But unfortunately simply 49.Rf1 and Black has nothing, not even ..c2 50 Rc1 OK. This where you see it or you don’t – Grandmasters tend to see it – One could analyze for hours and yet never quite visualize the essential feature, the major one here is the pin and discovered check such that the ‘c’ pawn can advance. It is this type of position which establishes Chess as the ultimate board game.

My last try is 48...Qc5! Intuitely there is a zugszwang theme, however I’m not certain how I’d deal with White’s passed ‘a’ pawn OTB (which in part is why I opted for Qa7 initially) 49.Qf7+ Kh6 50. Qf4+ Kg7 (51. Kh1 c2!) 51.Kh2 g5! I’m done ...I’ve just lost on time again and looking forward to this one --------------OUCH allowing the Queen this sang-froid, beautiful

Premium Chessgames Member
  Jimfromprovidence: <HelaNubo> <Another nice possibility is: 48.... h4 49. a4 c2! 50. Rxc2 and now 50... Re1+ along the line I had seen, but with a decisive detail: 51. Kh2 Qe5+! 52. g3 and now, thanks to the pawn in h4, it is possible the continuation 52... hxg3+ 53. Qxg3 Rh1+!.>

This is the most beautiful continuation. After 54 Kg2 then … 54 Rg1+. White must play 55 Kxg1 or be mated. Then 55… Qxg3+ completes the queen for rook exchange.

Again, the initial move to h4 is key, because no matter if black plays Qa1+ or Re1+ on move 50 in the sequence 48.... h4 49. a4 c2! 50. Rxc2, after white’s king escapes to h2 on move 51, and black’s queen checks on e5, the potential move g3 to block the check is always prevented by hxg3+. White’s king instead must retreat to g1. Then Re1+, Qxe1, Qxe1 wins the exchange.

Dec-01-07  Dr. J: <HelaNubo> I'll stand by my compliment. You did more than just copy the variation, you explained the key idea. And thanks for the excellent analysis of 49(yes!) Kf1.
Dec-01-07  newzild: Well, after an easy week in which I solved every puzzle in a few seconds, this one stumped me completely. I missed the zugzwang thing altogether. Great puzzle.
Premium Chessgames Member
<kevin86> <Why didn't white just return the queen to f2? I'm stumped!>

Again, it’s because black will still play 50… c2. If 51 a3 or a4 then 51…Qd1+! 52 Qf1 Rd3 53 Rxc2 Qxc2 wins the rook.

I don’t see a perpetual occurring in this position.

White can then chase black’s king around with a few checks but eventually black will force the trade of queens with either a check or through a pin.

Premium Chessgames Member
  patzer2: Today's puzzle solution 48...h4!! prepares a passed pawn combination, with the specific threat of the winning advance of the c-pawn as a decoy sham sacrifice.

For example, as pointed out by <HelaNubo>, after <48...h4 49.a4 c2! 50. Rxc2 Re1+ 51. Kh2 Qe5+ 52. g3 hxg3+ 53. Qxg3 Rh1+> 54. Kg2 Rg1+ Black wins the Queen for a decisive material advantage.

The analysis by <HelaNubo> and <Jimfromprovidence>, along with the game continuation, is strong enough to convince me 48...h4!! wins.

P.S.: <RV> I assume <48...h4!! 49.a4 c2! 50.a5 Qd1+ 51.Qf1?> is not a Rybka suggestion, since, as <HelaNubo> points out, 51...Re1 wins immediately for Black?

<al wazir> Thanks for demonstrating why the tempting 48...Kg7 was not as strong.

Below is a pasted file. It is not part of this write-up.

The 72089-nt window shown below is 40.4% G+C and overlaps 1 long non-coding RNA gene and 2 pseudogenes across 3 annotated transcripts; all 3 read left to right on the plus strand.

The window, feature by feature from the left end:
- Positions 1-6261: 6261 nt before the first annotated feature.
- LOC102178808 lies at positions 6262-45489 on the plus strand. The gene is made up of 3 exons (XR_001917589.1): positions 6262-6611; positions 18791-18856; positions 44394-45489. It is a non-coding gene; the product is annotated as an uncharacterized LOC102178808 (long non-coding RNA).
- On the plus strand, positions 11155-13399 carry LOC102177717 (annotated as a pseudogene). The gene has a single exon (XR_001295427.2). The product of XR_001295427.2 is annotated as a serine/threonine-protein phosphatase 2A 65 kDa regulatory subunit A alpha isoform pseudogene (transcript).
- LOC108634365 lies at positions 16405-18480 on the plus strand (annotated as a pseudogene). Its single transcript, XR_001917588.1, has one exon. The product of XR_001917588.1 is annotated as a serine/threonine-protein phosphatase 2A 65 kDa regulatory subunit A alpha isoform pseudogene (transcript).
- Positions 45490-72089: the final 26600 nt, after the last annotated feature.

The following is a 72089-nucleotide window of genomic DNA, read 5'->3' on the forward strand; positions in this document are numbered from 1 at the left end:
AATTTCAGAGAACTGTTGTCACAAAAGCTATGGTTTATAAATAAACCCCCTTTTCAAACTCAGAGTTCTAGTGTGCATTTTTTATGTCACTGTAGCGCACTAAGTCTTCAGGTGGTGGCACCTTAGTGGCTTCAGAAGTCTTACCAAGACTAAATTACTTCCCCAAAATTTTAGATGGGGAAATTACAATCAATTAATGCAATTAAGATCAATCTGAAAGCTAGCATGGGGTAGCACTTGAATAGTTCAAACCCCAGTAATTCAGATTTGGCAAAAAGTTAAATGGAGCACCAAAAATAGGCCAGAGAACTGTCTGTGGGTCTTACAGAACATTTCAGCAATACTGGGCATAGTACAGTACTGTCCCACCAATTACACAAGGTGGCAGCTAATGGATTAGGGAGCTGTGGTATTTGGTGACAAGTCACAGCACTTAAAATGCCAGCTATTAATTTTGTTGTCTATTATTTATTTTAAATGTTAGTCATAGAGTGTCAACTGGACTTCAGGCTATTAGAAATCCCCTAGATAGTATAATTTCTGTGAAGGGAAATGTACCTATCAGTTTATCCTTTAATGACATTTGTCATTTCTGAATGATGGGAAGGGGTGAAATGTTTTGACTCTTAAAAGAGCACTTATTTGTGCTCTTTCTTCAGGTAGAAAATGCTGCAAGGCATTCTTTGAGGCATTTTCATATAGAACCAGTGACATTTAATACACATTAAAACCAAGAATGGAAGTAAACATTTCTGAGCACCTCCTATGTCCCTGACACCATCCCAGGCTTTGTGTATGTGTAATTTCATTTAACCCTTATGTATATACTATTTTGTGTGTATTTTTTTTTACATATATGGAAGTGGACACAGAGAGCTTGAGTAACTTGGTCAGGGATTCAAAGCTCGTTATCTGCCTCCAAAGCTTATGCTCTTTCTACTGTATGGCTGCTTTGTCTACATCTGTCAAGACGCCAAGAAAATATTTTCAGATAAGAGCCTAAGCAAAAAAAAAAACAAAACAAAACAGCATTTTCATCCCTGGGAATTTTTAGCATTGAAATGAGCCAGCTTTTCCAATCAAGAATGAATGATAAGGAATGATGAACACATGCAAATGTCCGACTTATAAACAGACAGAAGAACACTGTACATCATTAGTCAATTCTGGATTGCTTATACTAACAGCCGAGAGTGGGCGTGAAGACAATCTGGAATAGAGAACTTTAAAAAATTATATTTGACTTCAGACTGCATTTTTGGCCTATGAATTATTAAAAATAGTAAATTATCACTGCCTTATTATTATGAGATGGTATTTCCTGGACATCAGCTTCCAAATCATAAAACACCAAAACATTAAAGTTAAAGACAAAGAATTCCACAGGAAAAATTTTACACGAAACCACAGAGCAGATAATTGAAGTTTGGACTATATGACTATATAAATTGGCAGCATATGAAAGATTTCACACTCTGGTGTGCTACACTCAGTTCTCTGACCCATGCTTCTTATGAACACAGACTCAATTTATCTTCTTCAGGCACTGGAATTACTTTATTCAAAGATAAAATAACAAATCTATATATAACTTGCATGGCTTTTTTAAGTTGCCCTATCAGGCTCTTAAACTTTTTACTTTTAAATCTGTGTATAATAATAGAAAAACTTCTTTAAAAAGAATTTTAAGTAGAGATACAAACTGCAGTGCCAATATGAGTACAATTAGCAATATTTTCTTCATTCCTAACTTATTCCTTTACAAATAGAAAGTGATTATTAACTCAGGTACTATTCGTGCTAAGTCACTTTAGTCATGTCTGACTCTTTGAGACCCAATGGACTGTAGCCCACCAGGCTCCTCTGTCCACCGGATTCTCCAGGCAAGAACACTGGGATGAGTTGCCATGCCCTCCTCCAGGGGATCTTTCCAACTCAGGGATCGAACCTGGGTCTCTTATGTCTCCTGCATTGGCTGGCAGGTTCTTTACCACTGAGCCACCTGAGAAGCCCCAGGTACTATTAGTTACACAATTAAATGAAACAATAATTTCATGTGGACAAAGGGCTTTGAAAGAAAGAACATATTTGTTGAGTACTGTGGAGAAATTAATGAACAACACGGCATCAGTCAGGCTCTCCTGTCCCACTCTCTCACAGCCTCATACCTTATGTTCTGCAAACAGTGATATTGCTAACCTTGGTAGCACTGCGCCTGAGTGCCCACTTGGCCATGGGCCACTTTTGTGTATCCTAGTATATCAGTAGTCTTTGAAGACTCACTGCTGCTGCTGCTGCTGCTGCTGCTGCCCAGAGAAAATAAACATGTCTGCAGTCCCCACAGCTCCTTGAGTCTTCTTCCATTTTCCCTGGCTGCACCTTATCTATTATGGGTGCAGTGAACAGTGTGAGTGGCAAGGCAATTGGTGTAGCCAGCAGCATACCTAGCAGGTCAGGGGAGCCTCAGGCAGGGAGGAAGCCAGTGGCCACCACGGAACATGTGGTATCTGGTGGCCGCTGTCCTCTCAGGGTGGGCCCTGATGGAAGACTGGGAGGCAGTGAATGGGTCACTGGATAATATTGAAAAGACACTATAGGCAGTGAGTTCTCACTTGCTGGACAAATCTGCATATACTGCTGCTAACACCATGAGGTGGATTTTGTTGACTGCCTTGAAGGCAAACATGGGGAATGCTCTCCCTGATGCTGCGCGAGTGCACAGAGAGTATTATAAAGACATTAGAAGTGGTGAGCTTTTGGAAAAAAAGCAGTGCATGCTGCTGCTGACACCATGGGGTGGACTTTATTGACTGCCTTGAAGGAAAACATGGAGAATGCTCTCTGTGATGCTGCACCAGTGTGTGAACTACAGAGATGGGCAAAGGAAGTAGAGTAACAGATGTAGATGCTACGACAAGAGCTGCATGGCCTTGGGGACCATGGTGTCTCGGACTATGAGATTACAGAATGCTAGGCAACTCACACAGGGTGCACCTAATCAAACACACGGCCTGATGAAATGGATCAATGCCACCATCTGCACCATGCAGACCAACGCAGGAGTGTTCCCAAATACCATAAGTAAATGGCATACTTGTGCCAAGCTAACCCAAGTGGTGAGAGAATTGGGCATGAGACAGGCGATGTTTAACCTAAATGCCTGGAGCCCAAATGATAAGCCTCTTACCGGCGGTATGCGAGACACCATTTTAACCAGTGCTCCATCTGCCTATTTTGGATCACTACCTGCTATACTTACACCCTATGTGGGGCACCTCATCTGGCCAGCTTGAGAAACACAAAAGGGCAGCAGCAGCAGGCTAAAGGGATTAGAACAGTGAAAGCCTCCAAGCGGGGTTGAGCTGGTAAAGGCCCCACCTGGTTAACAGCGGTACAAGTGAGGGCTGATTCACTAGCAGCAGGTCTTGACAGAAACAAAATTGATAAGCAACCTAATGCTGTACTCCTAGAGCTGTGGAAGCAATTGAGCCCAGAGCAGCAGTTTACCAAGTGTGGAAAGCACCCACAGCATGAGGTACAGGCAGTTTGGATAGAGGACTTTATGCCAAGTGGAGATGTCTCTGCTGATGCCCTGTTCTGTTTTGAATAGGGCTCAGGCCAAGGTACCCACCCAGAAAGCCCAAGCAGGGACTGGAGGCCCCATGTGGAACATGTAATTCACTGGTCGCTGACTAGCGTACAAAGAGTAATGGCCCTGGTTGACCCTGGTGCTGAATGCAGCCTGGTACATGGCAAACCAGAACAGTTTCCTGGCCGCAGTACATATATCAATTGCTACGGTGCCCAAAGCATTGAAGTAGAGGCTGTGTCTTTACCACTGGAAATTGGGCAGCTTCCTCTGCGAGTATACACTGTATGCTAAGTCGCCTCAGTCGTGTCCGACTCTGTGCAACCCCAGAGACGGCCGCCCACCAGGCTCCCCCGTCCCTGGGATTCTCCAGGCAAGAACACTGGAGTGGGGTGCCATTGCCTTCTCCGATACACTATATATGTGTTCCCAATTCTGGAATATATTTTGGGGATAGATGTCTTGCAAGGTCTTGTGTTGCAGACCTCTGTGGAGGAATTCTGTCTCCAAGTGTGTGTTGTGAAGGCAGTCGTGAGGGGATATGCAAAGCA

Dec-01-07  black knight c6: Its tantalising to know I simply missed the last step of logic in that after analysing the ... c2 line all one needs to do is recognise the queen can't block the check anymore after ...h4 first. Oh well. interesting. Shows how one pawn in a different position makes all the difference.
Dec-01-07  znprdx: Fascinating...hours later and I'm certain there are still heads being scratched, beards being stroked, and likely hair being pulled out. Amazing no-one has even bothered to post what happens if 54.Rxc2
Dec-01-07  willyfly: I didn't get this one - not even close. I did not know how or where to start. I think the best starting question was posed by <dzechiel> <"How much does black want to prevent white from checking on f7?" It appears to me that after 49 Qf7+ Kh6 50 Qf8+ Kg5 that white has quickly run out of useful checks, and is subject to a most unpleasant discovered check.>

(IMHO) To understand this type of position is important because they arise often in games and the trick is to identify the key elements and then come up with moves to acheave that instead of simply looking for moves. I had had thoughts similar to what <dzechiel> said and it helps to get validation of my thought processes. In that sense I benefitted from this puzzle.

Dec-01-07  zb2cr: Put me down with the few who were seduced by the deceptive 48. ... Qd2. Looks so forcing...and I missed that it allows a perpetual.

Shame on me. :(

Dec-02-07  Manic: Hold on, nobody has really looked at RV's suggestion closely. It might not end up saving the game for white, but at least the possibility of perpetual check is there. Look closely at his/her line again:

<After 48...h4 49.a4 c2 50.a5 Qd1+ 51.Qf1 Rd3 52.Rxc2 Qxc2 53.Qf7+ white might be able to achieve perpetual check...>

51...Re1?? loses the game for black. Simply 52.Qxe1 and black can resign. So the line <RV> gives is probably white's best hope, even if it doesn't lead to a draw by perpetual.

<patzer2> What you failed to see is to distinguish between <HelaNubo's> line and <RV's>. <HelaNubo's> goes 48...h4 49.a4 c2 <50.Rxc2>, instead of 50.a5 (i think, because <HelaNubo> posted so much analysis I did not take a close look).

It's anyone's guess as to whether black escapes the perpetual or not in <RV's> line.

P.S. Btw, when I first looked at <RV's> line just before I posted earlier, I also thought 51...Re1 won, but knowing <RV> usually uses Rybka to analyse, I looked closely and saw 52.Qxe1, doublechecking the whole line with fritz to make sure <RV's> line had no other holes.

Dec-02-07  Manic: OK, I stand corrected. It seems that <PositionalTactician> did analysis and came to the conclusion that black can escape the perpetual. Though it would be extremely hard work to make sure in a tournament situation.
Dec-02-07  MostlyAverageJoe: <znprdx: Amazing no-one has even bothered to post what happens if 54.Rxc2>

Since I don't believe you missed a forced mate after the above move, I guess you're being sarcastic, right?